(*) Tyrion going himself into King’s Landing is one of those situations where I wish I had a better command of raven mechanics. I know it was important for Tyrion to speak to Jaime face-to-face, but surely there was a way to arrange it that didn’t involve him walking into the hometown of the woman who most wants him dead in all the world?
Up at Westeros, Littlefinger is trying something similar with the Stark sisters. He knows Arya is too dangerous and unpredictable for him to stop, and that Sansa is perhaps immune to his charms, and so the only way to defeat them is to push them apart. So he dips waaaaay back into the show’s institutional memory for the scroll Cersei forced Sansa to write back in season one, which out of context could make Sansa appear traitorous in the eyes of a sister who already thinks little of her. Will Arya inherit her parents’ stupidity and fall for this? I hope not, but Littlefinger does have a long history of making even the toughest Starks look fatally naive.
The deaths of his father and brother also leave Sam as the last Tarly man standing, not that he knows it when he lights out of the Citadel with as much stolen scripture as he could fit into a cart with Gilly and little Sam. Having Sam hanging out in Oldtown for years of apprenticeship wouldn’t have made narrative sense, and his speech to the archmaester about the Citadel’s potential influence on things created a kind of deus ex machina card — the Citadel comes out in favor of battling the Night King, and everybody else falls quickly in line — that the show smartly didn’t play, instead letting the old maesters be too smug and set in their ways to listen to Sam. Sam will be much less safe back at Castle Black, assuming that’s where he’s headed in his old uniform, but he’ll be more vital to the action, and I wouldn’t be the least bit shocked if Gilly winds up reading another hugely important piece of information without at first realizing what it is.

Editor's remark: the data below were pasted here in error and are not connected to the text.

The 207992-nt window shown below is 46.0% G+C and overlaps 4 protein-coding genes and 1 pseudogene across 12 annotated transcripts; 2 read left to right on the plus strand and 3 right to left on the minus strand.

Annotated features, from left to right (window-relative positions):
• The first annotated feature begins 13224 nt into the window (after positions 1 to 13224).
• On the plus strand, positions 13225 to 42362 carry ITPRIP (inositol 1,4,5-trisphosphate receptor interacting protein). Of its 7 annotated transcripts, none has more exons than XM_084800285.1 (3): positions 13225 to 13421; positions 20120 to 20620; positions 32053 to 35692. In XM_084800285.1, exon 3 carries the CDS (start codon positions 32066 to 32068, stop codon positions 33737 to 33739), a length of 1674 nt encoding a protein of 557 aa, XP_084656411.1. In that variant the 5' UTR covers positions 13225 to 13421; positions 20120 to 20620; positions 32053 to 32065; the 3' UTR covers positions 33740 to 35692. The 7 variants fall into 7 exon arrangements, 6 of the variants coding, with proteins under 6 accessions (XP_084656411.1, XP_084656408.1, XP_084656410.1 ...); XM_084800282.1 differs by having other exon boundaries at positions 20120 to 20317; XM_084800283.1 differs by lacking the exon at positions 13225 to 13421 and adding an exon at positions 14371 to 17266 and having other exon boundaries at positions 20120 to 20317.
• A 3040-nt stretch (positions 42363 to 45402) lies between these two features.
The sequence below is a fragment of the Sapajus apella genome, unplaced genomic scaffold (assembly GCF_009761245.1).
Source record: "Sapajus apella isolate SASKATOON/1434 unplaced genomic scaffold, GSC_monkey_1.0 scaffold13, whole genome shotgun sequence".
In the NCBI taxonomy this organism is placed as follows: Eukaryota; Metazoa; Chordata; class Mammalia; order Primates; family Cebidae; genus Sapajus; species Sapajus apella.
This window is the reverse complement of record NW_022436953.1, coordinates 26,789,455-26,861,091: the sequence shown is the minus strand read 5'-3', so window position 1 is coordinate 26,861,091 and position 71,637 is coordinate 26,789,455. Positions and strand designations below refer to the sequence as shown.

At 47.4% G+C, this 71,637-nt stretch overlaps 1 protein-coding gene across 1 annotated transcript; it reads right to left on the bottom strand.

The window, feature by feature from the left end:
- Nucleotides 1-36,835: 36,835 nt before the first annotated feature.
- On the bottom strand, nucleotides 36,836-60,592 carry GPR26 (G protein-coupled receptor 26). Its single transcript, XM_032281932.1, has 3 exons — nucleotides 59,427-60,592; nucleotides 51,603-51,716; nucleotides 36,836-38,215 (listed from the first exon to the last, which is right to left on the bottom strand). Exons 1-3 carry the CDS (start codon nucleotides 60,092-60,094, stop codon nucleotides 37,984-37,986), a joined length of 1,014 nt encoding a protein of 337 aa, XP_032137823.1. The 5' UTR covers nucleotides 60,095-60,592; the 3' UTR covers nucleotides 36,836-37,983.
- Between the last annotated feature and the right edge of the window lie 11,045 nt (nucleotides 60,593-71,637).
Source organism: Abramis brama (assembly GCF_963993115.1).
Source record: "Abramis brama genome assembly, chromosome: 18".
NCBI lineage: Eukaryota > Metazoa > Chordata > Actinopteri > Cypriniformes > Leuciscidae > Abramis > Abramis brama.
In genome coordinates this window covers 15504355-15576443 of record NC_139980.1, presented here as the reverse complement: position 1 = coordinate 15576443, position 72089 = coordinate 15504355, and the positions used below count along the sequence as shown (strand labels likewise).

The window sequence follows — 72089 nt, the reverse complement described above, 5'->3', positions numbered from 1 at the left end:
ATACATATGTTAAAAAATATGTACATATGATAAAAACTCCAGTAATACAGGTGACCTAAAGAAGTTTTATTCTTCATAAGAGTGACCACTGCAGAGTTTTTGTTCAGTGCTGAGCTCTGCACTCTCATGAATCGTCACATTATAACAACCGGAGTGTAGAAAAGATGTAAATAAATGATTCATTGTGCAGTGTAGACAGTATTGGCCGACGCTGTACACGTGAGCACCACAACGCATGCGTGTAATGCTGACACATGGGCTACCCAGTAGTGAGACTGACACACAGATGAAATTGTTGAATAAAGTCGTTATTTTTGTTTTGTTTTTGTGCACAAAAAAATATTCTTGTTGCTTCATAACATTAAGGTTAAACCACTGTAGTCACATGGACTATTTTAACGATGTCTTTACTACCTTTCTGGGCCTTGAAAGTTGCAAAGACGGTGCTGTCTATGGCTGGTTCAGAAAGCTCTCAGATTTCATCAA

The Army of the Dead was the very first threat GoT ever introduced, and the show has been remarkably patient in waiting to fully unleash the threat it poses. But with only eight episodes to go, it’s time to get back to the zombies for a while, and it’s a relief to see that so many of the characters are starting to recognize that.
Some other thoughts: